My blog has been dark for several weeks because I took my family to the countryside of France. Every now and then I need to go completely unplugged, a wonderfully unusual experience.
Going cold turkey from the virtual world of email, Skype, and blogging to focusing exclusively on the tangible world chateaux and camembert threw me a bit at first. But by the second day my fingers had stopped twitching and into the second week I had totally relaxed to the idea of being offline. I didn't bring my notebook for fear of the temptation but I kind of fell off the wagon once when I ducked into an internet cafe in Colmar, near the German boarder. But I quickly figured out that French keyboards are different. Way different. The keys are in different places. Many appeared to be missing and some wouldn't work. I had to ask the cute student next to me how to make @. Then I had to ask how to make numbers. Then when I tried to ask how to make a period she got sick of the dorky American next to her and made it clear that I was on my own. To hell with it - to my total delight, I was offline again in a snap.
Yes, I left communications technology at home. But I realized from this trip how easy travel has gotten with technology to help. We booked the entire trip online. Airlines, car rental, fantastic castle hotels (moats and dungeons anyone?), even five-course dinner reservations.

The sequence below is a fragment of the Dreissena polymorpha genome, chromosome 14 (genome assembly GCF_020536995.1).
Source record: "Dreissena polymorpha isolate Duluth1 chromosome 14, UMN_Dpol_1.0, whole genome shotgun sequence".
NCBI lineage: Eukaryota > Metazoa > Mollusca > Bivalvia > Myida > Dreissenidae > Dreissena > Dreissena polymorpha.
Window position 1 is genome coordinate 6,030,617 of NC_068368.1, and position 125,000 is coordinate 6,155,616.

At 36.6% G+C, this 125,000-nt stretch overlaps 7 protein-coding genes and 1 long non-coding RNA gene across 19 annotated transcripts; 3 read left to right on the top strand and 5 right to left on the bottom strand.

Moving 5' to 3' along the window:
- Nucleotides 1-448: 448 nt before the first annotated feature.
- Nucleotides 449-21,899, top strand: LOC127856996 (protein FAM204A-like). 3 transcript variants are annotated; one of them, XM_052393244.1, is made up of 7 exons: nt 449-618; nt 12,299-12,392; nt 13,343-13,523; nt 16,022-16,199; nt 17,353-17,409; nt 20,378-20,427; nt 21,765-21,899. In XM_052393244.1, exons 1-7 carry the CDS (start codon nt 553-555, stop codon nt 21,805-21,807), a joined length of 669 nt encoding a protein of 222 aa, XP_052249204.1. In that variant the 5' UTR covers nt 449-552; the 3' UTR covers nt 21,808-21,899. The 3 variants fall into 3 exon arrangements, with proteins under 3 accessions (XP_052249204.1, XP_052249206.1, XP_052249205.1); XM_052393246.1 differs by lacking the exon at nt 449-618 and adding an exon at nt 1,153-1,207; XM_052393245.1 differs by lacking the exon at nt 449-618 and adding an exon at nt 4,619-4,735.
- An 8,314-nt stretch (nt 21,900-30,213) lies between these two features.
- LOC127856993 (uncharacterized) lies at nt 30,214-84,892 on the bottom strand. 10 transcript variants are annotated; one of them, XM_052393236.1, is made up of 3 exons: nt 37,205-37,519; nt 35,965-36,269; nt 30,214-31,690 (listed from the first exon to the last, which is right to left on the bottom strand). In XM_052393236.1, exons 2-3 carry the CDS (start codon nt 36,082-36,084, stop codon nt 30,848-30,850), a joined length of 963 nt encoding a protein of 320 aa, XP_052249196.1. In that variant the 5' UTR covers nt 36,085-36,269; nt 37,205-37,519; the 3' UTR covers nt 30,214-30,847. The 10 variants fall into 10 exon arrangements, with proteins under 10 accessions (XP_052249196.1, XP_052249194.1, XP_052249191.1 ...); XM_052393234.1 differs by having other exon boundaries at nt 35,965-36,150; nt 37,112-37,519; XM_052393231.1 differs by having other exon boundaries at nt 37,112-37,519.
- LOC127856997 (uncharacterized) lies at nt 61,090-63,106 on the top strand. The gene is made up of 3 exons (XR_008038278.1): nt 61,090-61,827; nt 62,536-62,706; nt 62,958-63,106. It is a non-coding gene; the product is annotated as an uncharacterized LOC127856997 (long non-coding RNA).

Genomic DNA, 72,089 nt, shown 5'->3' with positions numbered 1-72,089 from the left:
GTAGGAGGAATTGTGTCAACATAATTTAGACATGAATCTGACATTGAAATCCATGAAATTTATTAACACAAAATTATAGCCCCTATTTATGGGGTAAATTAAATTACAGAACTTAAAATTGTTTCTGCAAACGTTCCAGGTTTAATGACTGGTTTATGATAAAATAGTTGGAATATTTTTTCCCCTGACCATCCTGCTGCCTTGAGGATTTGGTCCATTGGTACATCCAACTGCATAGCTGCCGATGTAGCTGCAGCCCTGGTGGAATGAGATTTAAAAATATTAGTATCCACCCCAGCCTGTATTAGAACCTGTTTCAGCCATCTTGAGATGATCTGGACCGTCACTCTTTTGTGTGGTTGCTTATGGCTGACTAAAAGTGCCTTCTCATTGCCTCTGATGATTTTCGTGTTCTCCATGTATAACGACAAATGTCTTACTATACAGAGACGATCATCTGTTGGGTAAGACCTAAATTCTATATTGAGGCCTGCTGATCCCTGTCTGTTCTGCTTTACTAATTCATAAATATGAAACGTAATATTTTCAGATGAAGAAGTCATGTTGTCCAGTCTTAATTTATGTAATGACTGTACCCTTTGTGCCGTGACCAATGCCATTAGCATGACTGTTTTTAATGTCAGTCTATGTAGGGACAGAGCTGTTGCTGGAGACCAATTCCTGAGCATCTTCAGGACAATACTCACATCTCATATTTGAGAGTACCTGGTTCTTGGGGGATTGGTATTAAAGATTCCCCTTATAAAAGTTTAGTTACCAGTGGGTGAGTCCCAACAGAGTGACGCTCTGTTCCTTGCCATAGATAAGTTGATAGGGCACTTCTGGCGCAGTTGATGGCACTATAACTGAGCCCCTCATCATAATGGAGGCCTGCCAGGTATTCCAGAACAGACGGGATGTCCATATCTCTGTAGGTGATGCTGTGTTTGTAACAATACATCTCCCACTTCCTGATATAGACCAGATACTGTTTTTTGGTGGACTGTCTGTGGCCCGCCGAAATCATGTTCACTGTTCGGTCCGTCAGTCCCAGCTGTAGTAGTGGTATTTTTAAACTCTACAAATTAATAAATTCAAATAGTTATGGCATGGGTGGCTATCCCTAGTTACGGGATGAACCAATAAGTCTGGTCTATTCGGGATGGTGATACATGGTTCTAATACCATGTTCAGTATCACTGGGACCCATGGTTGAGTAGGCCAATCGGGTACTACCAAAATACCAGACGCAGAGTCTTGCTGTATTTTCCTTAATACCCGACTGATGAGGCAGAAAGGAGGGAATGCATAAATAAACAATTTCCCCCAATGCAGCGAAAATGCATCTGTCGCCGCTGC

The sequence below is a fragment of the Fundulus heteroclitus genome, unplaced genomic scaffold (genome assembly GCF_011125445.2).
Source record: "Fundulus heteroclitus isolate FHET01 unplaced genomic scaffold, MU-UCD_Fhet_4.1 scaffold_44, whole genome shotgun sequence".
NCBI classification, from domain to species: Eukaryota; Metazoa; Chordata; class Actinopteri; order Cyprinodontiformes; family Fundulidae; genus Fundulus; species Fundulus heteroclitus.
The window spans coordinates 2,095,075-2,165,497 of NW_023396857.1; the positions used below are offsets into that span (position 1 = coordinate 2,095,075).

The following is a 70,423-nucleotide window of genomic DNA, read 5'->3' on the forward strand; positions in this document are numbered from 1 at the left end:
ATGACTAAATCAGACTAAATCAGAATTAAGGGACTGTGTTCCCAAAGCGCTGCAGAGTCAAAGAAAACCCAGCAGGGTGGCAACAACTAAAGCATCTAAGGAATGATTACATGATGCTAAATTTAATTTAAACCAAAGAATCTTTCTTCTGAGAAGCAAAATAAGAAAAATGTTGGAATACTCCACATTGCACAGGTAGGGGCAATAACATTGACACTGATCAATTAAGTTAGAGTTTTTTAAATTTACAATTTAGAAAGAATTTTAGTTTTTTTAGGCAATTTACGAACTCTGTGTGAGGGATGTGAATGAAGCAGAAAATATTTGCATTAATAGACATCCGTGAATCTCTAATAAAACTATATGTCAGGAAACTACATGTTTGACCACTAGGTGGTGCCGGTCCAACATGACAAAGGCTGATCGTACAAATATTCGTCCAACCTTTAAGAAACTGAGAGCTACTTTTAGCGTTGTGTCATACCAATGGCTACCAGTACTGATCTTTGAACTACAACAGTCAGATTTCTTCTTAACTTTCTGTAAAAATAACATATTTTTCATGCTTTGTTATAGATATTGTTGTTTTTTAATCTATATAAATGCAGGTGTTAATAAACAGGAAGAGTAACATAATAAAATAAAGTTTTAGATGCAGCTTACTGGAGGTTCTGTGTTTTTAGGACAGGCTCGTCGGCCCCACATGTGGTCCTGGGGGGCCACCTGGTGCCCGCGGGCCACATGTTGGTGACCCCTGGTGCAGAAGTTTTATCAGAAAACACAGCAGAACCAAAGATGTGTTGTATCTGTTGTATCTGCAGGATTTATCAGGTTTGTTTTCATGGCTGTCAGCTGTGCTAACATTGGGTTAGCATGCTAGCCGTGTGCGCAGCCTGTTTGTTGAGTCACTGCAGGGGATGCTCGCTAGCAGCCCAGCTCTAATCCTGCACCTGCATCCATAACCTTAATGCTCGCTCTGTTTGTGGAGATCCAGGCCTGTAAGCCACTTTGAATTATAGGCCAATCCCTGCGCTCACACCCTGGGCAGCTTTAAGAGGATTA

However, the best travel technology by far is the GPS. I’m a map guy and was sort of looking forward to plotting routes. But I quickly realized that the country roads are winding, often one way through villages, and not usually well marked. Fortunately, I ordered a car with a Hertz NeverLost system. This thing is really cool. After like five minutes, the maps were tossed to the back seat. Plug in the address for, say, Moet & Chandon in Epernay (a cellar tour and tasting) and the thing tells you what to do. I know this sounds dumb because these machines have been around for a while, but I've never used one. Boy, now I know what I was missing! Our NeverLost was bi-lingual. We quickly named her Monique as she happily said useful things like "in one kilometer, take the third exit at the roundabout" (in a perfect British accent) then said the name of the road in French. Monique became our friend. We talked to her and cared for her as she led us with nearly flawless precision for two thousand kilomerters. We were actually sad to return Monique at the end of the trip.
How funny that while one technology was completely left at home, another became the most important aspect of our journey.